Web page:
A groundhog collected on June 1 from a farm on Railroad Boulevard in Hamilton Township has tested positive for rabies, becoming the ninth confirmed case of rabies in Atlantic County this year. The county’s previous cases included four skunks, two raccoons, one fox and a cat.
An investigation by the Atlantic County Division of Public Health identified one potential human exposure in a farm worker and one potential animal exposure in a pig that was attacked by the groundhog.
The groundhog was removed by animal control and sent to the state lab for testing where it was confirmed positive for rabies on June 8.
The farm worker was directed to consult his primary care physician and the pig was placed in a strict 6-month confinement and will be monitored monthly.
Rabies is a viral disease that can be fatal if left untreated. It can be transmitted through direct contact with saliva through broken skin or mucous membranes in the eyes, nose or mouth. Most human cases of rabies are the result of a bite from an infected animal.
If you are bitten by an animal, wash the wound immediately with soap and water and seek medical attention. All bites should be reported to the Atlantic County Division of Public Health at (609) 645-5971.
A rabies vaccination is recommended for domestic animals to not only protect the pet but also the pet owner and family members who could contract rabies from an infected pet.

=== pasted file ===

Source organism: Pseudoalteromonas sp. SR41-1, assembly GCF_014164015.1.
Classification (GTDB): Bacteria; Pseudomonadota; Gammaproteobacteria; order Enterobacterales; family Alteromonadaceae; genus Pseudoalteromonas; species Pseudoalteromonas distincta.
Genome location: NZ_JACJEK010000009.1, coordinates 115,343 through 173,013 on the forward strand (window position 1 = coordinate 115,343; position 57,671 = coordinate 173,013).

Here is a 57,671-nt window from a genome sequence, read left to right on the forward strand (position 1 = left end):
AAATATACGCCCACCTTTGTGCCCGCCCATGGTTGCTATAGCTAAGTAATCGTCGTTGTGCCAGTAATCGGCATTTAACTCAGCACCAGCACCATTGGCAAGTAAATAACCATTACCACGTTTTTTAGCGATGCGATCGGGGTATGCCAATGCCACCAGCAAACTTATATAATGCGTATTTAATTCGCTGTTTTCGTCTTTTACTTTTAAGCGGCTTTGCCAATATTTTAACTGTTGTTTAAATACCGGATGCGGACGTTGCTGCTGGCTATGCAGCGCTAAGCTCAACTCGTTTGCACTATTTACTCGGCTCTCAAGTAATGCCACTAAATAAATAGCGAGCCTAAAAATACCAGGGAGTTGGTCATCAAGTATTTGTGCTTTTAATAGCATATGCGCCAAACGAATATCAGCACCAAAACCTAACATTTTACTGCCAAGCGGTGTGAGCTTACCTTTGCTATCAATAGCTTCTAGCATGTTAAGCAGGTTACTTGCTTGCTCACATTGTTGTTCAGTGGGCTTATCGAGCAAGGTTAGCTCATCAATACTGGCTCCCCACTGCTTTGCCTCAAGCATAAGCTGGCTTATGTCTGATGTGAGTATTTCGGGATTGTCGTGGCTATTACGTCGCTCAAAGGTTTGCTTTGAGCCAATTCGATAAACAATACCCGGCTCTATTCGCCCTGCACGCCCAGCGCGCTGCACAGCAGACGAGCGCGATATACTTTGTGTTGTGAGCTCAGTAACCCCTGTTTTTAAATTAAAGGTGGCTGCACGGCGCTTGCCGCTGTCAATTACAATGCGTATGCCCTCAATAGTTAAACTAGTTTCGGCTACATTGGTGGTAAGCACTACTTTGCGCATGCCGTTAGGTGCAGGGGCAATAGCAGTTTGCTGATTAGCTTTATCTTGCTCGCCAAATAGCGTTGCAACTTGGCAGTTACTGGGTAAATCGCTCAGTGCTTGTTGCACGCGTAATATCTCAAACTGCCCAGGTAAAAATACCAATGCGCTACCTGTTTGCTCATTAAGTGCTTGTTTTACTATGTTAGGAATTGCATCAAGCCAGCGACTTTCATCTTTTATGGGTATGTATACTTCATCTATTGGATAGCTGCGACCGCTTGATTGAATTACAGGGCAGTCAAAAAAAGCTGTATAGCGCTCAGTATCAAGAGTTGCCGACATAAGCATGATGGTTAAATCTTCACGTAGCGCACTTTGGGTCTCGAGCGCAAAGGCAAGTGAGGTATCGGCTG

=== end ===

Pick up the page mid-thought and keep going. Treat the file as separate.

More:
The Atlantic County Animal Shelter provides free rabies vaccination clinics each month for both dogs and cats by appointment only at www.aclink.org/animalshelter.
Public health officials also advise residents to teach children to stay away from wild, stray or aggressive animals. Never feed or touch wild animals or try to keep them as pets.
Residents should also ensure trash cans have secure lids to prevent wildlife from foraging for food and not leave pet food outside.
Many animals are also attracted to bird seed.
If you see wildlife that is behaving strangely, especially nocturnal animals such as skunks and raccoons found during daylight hours, do not approach the animal. Instead, call your local Animal Control Officer.
Contact information is available on the county web site at: www.aclink.org/animal-shelter/municipal.asp
For more information about rabies control and precautions to protect your family and your pets, please visit the county web site at www.aclink.org/publichealth or call (609) 645-5971.